Does the mere mention of pensions send you in a spin. Read our pension basics and go through our simple 4 step process to understand where you stand, and any adjustments you may need to make in the future.

Understanding your pension


Find your pensions

Access old pensions by contacting your old employers and going through your paperwork. You can work out how much your state pension forecast by going to the Government website. If you can not find an old pension you can do a Government search.


Add up your pensions

Calculate all your pensions and future contributions to view your total pension amount. How to calculate your old pensions.


What are your retirement costs?

Work out how much you will need on a yearly basis, by calculating your outgoings.


Retirement Age

Calculate all your pensions and future contributions to view your total pension amount, then divide this by your yearly expenses this will give you the number of retirement years. You may need to save more, work longer or adjust your retirement depending on these calculations.

Budget Planner

To help you manage your money, use our free and easy-to-use Budget Planner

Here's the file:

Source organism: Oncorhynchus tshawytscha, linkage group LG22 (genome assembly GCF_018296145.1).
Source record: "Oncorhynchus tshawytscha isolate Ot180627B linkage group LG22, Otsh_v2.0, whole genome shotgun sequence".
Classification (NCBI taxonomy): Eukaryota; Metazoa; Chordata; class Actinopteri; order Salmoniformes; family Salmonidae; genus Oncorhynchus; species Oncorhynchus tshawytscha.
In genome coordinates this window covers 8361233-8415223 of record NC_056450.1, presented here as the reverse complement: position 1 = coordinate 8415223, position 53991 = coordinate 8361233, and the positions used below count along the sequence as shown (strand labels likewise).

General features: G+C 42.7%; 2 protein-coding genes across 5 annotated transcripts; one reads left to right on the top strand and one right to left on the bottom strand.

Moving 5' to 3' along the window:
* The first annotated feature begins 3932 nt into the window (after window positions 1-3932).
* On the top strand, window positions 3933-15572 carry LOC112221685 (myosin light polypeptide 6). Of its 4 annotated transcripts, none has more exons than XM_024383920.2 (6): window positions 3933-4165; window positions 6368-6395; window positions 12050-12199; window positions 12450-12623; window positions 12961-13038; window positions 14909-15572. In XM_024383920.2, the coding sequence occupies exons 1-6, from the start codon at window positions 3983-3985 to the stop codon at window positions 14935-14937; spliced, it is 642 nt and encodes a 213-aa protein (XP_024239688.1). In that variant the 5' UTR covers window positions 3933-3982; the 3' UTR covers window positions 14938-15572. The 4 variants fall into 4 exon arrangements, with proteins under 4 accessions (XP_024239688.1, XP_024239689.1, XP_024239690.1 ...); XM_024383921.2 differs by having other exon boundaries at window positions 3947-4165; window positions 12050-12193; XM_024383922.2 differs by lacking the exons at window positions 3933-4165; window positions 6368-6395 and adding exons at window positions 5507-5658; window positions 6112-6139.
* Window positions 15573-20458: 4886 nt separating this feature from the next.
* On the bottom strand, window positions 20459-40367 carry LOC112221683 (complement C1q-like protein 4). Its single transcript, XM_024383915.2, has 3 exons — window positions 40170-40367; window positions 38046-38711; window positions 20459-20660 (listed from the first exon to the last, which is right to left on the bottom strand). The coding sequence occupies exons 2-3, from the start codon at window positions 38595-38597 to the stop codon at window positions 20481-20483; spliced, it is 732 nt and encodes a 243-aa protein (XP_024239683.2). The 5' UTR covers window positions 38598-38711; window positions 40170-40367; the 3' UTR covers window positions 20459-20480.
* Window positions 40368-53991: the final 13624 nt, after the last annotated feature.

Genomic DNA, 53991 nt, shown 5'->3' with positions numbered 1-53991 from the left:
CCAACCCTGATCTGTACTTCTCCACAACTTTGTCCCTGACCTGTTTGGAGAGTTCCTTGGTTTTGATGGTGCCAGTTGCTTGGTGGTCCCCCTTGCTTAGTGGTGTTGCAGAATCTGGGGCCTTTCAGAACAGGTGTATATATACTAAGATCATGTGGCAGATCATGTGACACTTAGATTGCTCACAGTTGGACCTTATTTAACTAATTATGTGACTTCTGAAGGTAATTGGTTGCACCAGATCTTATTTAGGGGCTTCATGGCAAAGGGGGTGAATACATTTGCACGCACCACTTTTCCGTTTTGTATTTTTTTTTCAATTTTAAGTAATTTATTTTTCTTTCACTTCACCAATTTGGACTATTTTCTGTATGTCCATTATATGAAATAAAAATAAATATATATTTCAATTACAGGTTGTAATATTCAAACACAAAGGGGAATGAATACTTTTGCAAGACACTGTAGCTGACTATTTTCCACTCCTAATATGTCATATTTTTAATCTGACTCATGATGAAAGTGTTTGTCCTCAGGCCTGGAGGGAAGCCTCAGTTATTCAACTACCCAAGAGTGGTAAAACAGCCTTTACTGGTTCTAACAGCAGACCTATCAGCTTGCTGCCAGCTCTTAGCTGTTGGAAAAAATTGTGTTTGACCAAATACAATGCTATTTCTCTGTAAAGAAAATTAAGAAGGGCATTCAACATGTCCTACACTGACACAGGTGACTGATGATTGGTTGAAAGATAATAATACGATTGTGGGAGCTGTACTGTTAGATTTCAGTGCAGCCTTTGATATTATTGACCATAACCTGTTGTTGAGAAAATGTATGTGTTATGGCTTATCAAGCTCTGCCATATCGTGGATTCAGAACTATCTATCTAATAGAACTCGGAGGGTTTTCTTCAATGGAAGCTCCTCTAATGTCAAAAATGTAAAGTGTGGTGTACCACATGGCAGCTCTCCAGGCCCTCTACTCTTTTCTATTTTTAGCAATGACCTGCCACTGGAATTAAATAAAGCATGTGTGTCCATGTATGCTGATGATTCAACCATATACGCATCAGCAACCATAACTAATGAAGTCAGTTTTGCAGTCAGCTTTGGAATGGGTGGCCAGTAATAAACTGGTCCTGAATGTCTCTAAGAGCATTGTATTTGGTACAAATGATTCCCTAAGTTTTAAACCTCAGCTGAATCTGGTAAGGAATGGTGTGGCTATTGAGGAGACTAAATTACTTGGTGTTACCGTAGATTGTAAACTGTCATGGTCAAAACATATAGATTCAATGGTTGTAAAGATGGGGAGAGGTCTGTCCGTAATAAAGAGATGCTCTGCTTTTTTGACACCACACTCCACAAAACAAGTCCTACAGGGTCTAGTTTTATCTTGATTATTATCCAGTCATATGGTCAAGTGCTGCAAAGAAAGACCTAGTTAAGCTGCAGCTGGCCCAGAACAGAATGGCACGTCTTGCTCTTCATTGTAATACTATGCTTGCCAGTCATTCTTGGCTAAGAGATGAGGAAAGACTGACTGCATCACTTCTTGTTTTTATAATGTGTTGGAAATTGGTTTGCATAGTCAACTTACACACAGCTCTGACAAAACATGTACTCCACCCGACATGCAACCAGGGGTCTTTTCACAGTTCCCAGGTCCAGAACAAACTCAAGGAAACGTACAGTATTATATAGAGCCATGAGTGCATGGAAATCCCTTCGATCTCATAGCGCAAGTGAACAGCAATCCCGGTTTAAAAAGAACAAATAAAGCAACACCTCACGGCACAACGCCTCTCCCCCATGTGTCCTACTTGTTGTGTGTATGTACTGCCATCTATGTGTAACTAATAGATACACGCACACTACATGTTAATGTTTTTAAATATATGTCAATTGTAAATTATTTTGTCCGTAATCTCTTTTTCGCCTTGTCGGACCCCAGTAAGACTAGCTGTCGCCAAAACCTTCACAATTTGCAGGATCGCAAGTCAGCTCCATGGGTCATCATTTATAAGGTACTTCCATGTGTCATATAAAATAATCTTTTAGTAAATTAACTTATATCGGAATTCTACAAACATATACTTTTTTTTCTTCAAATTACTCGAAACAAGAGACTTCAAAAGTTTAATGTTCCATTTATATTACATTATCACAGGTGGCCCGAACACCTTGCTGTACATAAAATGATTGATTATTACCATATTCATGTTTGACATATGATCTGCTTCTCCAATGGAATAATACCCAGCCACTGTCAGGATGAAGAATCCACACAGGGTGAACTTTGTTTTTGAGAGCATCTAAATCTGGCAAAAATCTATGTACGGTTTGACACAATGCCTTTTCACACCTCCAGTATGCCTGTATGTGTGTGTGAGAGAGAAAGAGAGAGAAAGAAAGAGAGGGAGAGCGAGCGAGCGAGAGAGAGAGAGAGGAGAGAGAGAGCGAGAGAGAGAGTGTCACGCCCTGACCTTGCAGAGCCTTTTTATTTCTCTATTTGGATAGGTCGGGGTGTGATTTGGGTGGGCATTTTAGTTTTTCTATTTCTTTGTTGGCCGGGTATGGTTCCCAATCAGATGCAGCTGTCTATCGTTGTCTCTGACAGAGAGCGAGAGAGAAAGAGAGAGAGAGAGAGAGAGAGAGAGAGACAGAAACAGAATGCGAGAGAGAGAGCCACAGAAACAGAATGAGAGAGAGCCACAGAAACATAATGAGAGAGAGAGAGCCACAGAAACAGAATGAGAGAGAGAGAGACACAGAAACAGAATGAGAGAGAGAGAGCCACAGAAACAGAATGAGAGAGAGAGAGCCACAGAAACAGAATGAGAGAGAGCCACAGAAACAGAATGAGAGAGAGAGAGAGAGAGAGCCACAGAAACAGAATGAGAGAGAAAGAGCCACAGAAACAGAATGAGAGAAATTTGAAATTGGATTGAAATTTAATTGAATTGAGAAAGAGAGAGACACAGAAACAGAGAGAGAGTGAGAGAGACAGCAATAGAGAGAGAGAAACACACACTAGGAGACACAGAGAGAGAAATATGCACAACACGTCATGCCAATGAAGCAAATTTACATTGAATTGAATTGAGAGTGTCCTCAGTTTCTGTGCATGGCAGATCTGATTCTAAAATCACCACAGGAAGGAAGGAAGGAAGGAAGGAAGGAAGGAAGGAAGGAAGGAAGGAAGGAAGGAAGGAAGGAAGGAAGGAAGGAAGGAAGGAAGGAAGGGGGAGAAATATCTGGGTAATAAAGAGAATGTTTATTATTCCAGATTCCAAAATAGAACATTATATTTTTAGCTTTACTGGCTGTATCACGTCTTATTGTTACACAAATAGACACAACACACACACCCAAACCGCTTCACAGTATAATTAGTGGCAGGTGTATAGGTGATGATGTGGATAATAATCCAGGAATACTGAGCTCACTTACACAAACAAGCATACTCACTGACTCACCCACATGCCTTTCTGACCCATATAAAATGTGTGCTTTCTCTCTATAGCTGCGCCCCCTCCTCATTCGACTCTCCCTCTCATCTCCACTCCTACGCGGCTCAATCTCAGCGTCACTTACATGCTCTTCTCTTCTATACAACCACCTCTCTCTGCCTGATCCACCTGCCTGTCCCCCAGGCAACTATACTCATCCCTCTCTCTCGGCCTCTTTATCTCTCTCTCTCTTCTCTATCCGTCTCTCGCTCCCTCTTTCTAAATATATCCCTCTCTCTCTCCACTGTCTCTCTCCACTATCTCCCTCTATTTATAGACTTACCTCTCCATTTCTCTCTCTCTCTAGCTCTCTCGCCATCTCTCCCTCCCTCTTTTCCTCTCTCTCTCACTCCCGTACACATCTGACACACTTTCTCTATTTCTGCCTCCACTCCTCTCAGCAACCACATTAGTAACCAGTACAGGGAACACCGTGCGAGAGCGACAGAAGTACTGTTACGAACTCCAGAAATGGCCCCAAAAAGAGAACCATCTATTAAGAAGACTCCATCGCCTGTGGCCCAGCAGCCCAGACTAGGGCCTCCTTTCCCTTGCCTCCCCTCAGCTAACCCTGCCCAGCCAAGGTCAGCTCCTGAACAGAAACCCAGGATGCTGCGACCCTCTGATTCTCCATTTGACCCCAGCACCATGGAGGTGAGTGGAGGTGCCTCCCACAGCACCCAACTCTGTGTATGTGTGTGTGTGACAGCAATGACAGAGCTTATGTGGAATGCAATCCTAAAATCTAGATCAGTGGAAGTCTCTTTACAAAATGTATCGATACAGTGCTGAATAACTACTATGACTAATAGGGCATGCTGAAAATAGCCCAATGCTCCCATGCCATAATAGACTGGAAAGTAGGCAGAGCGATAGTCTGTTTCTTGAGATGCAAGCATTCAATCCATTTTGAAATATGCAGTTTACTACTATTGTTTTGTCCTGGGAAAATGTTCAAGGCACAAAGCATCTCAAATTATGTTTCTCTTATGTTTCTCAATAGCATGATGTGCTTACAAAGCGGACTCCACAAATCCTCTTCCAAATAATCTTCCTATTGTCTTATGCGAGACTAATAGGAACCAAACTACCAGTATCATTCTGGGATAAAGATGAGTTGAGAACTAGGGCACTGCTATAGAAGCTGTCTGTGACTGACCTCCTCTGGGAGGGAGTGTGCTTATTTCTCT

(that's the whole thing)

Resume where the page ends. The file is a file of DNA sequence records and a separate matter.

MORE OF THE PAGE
In this guide

Jargon buster

Equity release

Accessing the capital (house valuation minus any mortgage) in your property when you reach retirement age. You will receive a one time payment or regular amounts. The property will be sold to repay this money (plus interest) when you die or you go into care.


Since 2012 employers need to contribute to employees pension fund if they own over £10,000 a year and over the age of 22. You can opt out if you want to.


An annuity is an insurance product that allows you to exchange your pension pot for a guaranteed regular income that will last for the rest of your life. The Insurer will estimate how long you will live and this will determine the amount you will receive each year. If you have had an illness like cancer you may well get a higher annuity.

SIPP (self invested pension plan)

Like an ISA it is a 'pension' wrapper for investments. It is often more flexible than your defined contribution pension allowing you to take money out earlier (55 years of age) and taking out 25% as a tax free amount. Your pension provider can also claim tax back from your investments of 20% to 40% (dependent on your tax threshold) to invest into your SIPP.

State pension

This is received if you have paid national insurance for at least 10 years, for a full state pension you will need to have worked 35 years.

Defined benefit (DB) pension

Commonly known as a final salary pension, which means you get a fixed amount each year until you die.

Defined Contribution (DC) pension

A pension where your money is invested and the amount you get when you retire depends on how much you paid in and how your investments have performed.

Book reviews

No items found.

Tools & Resources

Share this guide